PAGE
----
Why Did Japan Invade China
Why did Japan invade China in 1937?
Japan invaded China in 1931 when it invaded Manchuria. Japan also invaded China in 1937. Japan was a small island that lacked important resources. They knew they could get some of these resources, as well as cheap labor, by invading China. In 1937, there was a minor incident between Japan and China near the Marco Polo Bridge where shots were fired between both sides. This allowed Japan to justify an invasion of China. China was in the midst of a civil war. Thus, China was not in a strong position, militarily.
Japan also had formed a military alliance with Germany and Italy. Germany and Italy were intent on conquering Europe and North Africa. Japan wanted to get control over as much of Asia as possible. Japan also wanted to extend its control in the Pacific region. This would help solidify Japan’s position as a world power.
Japan's invasion of China was due essentially to Japan's desire to be an imperial power. There was both an economic and a militaristic element to this desire.
Economically, Japan needed more resources. It wanted to be an industrial and military power but lacked resources and space on its home islands. For this reason, it expanded into Korea and Taiwan and eventually Manchuria. This was also a reason for wanting to break out of Manchuria and dominate China itself.
Militaristically, Japan was being controlled by hard-line military officers. They wanted war in part simply because part of their ideology extolled war. They wanted to prove that they were strong and could subjugate other countries. It was particularly important to subjugate China, which had traditionally been the power in East Asia.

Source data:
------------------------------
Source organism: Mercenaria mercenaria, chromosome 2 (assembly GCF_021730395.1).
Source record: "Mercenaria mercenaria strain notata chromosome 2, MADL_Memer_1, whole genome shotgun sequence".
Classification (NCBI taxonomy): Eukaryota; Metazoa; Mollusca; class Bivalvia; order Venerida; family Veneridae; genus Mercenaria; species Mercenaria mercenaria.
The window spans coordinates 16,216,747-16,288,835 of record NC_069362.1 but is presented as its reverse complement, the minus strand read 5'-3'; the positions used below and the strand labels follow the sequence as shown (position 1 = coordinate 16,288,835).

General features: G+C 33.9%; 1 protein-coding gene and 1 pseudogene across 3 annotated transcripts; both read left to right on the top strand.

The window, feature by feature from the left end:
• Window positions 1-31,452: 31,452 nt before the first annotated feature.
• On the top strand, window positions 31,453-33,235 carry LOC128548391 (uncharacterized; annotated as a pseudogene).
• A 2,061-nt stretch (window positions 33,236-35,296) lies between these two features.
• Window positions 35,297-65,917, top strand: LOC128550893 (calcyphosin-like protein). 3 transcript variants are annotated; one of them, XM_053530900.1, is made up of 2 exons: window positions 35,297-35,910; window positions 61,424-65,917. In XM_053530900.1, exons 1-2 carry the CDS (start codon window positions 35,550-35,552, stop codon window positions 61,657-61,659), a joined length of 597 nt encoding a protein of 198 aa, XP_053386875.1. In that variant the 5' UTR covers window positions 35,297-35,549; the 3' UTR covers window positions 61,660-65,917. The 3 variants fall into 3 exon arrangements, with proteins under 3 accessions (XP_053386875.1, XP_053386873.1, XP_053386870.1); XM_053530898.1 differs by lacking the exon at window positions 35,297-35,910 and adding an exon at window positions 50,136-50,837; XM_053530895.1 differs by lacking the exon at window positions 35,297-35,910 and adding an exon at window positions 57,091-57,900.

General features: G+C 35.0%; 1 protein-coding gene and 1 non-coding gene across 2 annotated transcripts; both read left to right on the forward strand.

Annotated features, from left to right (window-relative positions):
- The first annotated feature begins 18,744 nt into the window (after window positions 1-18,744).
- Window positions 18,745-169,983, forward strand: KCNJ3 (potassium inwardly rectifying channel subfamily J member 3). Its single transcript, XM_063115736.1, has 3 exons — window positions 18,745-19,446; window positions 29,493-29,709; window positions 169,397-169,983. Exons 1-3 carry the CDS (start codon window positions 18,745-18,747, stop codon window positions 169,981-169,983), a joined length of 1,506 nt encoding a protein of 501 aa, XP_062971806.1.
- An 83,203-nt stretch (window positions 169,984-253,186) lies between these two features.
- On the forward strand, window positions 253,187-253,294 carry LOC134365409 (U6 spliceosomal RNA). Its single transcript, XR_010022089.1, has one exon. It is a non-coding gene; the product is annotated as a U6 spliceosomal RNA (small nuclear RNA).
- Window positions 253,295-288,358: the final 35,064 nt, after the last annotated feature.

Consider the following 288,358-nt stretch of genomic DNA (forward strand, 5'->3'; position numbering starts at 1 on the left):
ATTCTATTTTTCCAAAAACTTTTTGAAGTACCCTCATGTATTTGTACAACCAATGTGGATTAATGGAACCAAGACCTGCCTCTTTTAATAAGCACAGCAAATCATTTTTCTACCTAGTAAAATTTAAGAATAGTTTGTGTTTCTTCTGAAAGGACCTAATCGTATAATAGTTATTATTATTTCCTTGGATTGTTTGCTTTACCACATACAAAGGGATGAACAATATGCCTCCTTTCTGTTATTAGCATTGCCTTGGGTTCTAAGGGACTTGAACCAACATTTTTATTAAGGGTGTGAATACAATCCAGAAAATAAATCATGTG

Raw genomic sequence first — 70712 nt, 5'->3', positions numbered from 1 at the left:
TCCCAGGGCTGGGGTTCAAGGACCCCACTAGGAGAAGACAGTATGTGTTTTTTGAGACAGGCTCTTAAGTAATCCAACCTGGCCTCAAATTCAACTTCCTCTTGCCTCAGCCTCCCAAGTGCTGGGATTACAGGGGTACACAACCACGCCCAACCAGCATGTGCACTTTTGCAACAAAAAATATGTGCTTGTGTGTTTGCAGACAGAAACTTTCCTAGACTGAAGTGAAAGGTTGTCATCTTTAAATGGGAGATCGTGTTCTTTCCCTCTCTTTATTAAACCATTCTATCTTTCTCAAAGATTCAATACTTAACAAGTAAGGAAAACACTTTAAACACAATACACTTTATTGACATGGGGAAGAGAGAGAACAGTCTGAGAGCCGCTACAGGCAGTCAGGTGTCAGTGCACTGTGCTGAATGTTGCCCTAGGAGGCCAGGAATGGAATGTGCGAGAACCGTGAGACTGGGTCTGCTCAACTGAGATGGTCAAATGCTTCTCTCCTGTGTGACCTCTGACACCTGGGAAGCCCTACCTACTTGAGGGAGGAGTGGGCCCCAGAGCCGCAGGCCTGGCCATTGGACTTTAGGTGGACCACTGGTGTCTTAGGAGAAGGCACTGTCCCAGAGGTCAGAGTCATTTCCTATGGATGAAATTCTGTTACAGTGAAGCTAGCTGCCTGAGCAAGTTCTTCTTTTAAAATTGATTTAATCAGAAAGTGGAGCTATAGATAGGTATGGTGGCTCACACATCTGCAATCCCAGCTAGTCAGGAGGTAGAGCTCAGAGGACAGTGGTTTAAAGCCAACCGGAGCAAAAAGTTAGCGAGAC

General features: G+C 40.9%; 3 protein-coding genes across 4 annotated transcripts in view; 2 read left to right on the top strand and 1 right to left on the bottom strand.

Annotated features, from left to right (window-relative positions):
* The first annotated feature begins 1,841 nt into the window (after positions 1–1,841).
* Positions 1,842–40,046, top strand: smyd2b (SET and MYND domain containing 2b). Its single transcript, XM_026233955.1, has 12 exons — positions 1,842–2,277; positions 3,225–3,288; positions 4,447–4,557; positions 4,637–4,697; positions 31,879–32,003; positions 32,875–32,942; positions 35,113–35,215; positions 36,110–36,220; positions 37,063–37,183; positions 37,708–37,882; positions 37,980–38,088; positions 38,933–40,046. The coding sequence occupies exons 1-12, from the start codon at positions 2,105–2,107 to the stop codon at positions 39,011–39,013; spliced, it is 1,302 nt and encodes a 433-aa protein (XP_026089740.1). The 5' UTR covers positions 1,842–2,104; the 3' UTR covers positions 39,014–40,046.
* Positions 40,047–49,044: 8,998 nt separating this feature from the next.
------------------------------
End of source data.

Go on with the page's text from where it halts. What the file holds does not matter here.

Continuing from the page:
Economic factors played an important role in driving Japan’s decision to invade Manchuria, which was then a part of China, in 1937. Faced with a lack of resources, Japan badly needed Manchuria, the industrial heartland of China, to produce steel and food for their expanding population. Raw materials required to sustain the Japanese war machine could be easily obtained and extracted from resource-rich China. The Japanese nation was also able to gain much needed heavy industries that had the potential to grow and even expand further.
Japanese military decisions were also heavily influenced by ideas of Pan-Asianism. Despite having undergone rapid industrialisation and Westernisation, Japan was still not recognised as a genuine member of the Western community, but was rather seen as a threat due to its status as an Asian nation (which made it the representative of the Asian powers in the eyes of the West). Increasing frustration with Western disapproval came to shape the changing direction of Japanese self-identification, as well as their changing ideology, and Japan began to move towards the idea of Pan-Asianism. They started to see themselves as a potential leader that could unite all the Asian nations together in a struggle against the Western imperialists. Such reasons seem to legitimise their imperial expansion across China and Asia for they were only seemingly invading the latter to liberate or free them from the exploitative Western colonial powers. In reality, the aggression carried out by the Japanese was driven by an inherent desire to prove themselves superior to the West through the occupation of large swathes of territory and China proved to be a viable starting point for this.
it was due to them wanting to be like USA and RUSSIA :)